I understand the struggle. It’s one I have every single day.
Do I want an extra 15 minutes of sleep… or should I get up and eat some breakfast?
More often than not, more people will choose to get that extra bit of sleep than drag themselves out of bed to have a bowl of cereal. A Kellogg’s survey revealed that only 33% of Americans have breakfast daily. Only 1 in 3 people? That’s crazy!
It turns out people weren’t kidding when they said that breakfast was the most important meal of the day. There are tons of benefits to eating breakfast. Don’t you want to start off your day with as much energy as this kid?
One of the most surprising findings when it comes to breakfast is that people who eat breakfast tend to weigh less than those who skip breakfast. It seems pretty counterintuitive, but the reasoning behind this makes a lot of sense. People who skip breakfast tend to be hungrier, and are more likely to eat more during lunch and dinner. So by eating breakfast, people are effectively spreading their meals out throughout the day.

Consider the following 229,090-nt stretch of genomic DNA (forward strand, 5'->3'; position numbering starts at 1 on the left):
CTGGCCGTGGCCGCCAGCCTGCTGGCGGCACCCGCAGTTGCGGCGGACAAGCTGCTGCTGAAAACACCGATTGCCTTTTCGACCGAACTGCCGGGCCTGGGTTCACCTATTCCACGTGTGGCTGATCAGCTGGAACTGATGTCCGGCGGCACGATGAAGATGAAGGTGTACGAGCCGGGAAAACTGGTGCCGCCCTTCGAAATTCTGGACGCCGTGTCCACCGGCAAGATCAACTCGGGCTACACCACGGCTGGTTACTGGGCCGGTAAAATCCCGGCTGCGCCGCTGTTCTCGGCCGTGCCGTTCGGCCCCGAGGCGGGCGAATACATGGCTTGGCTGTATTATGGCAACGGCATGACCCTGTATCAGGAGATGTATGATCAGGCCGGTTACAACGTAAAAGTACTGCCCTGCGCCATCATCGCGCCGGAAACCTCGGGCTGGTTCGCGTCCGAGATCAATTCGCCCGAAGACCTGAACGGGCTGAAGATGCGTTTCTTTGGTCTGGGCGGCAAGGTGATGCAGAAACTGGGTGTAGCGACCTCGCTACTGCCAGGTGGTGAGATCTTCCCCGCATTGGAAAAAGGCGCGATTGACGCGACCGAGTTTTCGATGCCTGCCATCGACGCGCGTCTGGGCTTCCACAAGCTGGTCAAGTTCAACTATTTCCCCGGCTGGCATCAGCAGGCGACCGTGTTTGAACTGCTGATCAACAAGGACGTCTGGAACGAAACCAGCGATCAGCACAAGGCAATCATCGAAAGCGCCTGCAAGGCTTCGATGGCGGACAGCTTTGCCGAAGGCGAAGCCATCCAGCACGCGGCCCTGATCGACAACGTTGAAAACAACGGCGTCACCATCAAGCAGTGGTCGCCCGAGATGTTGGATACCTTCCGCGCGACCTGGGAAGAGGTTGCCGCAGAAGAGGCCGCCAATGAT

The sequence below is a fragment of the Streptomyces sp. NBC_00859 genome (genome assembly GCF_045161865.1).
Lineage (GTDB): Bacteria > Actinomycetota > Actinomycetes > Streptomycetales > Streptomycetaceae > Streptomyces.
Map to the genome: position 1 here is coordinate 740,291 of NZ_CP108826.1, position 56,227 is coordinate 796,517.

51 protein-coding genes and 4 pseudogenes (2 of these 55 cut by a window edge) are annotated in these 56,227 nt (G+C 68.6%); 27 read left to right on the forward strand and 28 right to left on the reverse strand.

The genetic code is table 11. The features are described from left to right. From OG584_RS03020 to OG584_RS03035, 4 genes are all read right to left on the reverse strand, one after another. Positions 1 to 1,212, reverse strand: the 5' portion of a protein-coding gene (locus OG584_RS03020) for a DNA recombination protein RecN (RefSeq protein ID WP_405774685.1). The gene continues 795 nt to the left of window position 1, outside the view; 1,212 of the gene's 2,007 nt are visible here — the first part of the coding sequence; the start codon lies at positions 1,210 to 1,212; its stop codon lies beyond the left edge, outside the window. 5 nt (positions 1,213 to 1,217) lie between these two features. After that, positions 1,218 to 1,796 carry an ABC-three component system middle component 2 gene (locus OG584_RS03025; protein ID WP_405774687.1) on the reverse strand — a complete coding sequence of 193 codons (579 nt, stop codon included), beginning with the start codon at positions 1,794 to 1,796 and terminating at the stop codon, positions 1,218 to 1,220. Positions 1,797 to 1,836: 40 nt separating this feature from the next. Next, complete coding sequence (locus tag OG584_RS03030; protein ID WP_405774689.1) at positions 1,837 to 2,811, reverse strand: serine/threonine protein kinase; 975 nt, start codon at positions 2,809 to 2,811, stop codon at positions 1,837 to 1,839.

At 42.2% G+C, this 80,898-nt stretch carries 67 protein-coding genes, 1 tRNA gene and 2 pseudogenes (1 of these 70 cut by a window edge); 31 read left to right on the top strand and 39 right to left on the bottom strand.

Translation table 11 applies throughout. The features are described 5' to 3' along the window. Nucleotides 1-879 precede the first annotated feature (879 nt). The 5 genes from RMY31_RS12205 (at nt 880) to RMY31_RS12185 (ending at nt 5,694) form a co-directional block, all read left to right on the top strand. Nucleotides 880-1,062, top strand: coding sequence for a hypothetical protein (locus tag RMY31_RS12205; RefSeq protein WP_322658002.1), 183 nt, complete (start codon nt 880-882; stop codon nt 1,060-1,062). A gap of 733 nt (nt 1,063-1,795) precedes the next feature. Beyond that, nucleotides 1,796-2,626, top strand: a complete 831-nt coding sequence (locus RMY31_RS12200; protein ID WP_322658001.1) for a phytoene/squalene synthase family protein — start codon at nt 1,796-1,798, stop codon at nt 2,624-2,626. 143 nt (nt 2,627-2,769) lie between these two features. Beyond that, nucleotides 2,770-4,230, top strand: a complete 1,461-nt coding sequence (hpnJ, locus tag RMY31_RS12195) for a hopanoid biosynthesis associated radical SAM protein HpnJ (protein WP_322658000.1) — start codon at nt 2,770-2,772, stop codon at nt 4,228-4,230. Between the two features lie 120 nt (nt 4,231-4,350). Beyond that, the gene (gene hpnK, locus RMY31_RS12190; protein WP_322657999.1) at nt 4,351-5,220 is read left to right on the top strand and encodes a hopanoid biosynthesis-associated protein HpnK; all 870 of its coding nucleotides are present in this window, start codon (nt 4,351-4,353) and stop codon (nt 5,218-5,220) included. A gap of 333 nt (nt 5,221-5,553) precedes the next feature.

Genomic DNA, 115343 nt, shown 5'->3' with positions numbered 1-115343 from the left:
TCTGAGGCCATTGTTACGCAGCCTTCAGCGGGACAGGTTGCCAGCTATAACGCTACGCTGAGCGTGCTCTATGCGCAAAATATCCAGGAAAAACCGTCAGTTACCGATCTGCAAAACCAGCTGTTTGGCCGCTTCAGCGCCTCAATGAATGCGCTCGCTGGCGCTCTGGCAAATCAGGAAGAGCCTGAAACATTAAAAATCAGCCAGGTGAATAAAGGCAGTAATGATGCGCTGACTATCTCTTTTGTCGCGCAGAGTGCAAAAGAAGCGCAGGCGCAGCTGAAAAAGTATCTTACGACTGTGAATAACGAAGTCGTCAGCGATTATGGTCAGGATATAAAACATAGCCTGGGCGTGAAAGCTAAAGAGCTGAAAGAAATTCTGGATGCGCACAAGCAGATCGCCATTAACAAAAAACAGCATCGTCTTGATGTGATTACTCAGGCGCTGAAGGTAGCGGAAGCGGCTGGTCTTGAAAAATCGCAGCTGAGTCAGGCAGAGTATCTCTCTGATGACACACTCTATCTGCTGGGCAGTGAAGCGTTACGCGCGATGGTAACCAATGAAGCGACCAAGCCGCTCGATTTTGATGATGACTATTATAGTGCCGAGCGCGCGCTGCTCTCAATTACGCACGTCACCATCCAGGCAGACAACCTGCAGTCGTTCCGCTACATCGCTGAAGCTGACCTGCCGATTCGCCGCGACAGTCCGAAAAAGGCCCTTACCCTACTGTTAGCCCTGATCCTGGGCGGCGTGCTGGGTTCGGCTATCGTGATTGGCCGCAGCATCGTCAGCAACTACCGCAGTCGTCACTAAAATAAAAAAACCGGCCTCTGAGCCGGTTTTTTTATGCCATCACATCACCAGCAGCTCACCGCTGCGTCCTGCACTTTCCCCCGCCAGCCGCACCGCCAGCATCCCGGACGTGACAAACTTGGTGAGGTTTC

It could also be that people who do eat breakfast are those who tend to live a more healthy/active lifestyle, so they would naturally tend to weigh less. Either way, eating a healthy breakfast can be an effective way to manage your weight.
Also, having a breakfast filled with some lean protein can also help you manage your eating during the day. This kind of protein helps you stay full for a longer amount of time, and any type of protein can help you build muscle when you work out. It’s a win-win scenario.
Of course, we have to be aware that not all breakfast foods are healthy. Some are downright terrible for you! Please do not wake up and eat several strips of bacon all in the name of eating breakfast. To make the most out of our first meal of the day, we have to choose the right foods. Fruits, veggies, whole grains, low-fat dairy, and lean protein are all healthy choices that will get your day started off right.
For more information on why eating breakfast is actually a great idea, check out this WebMD article.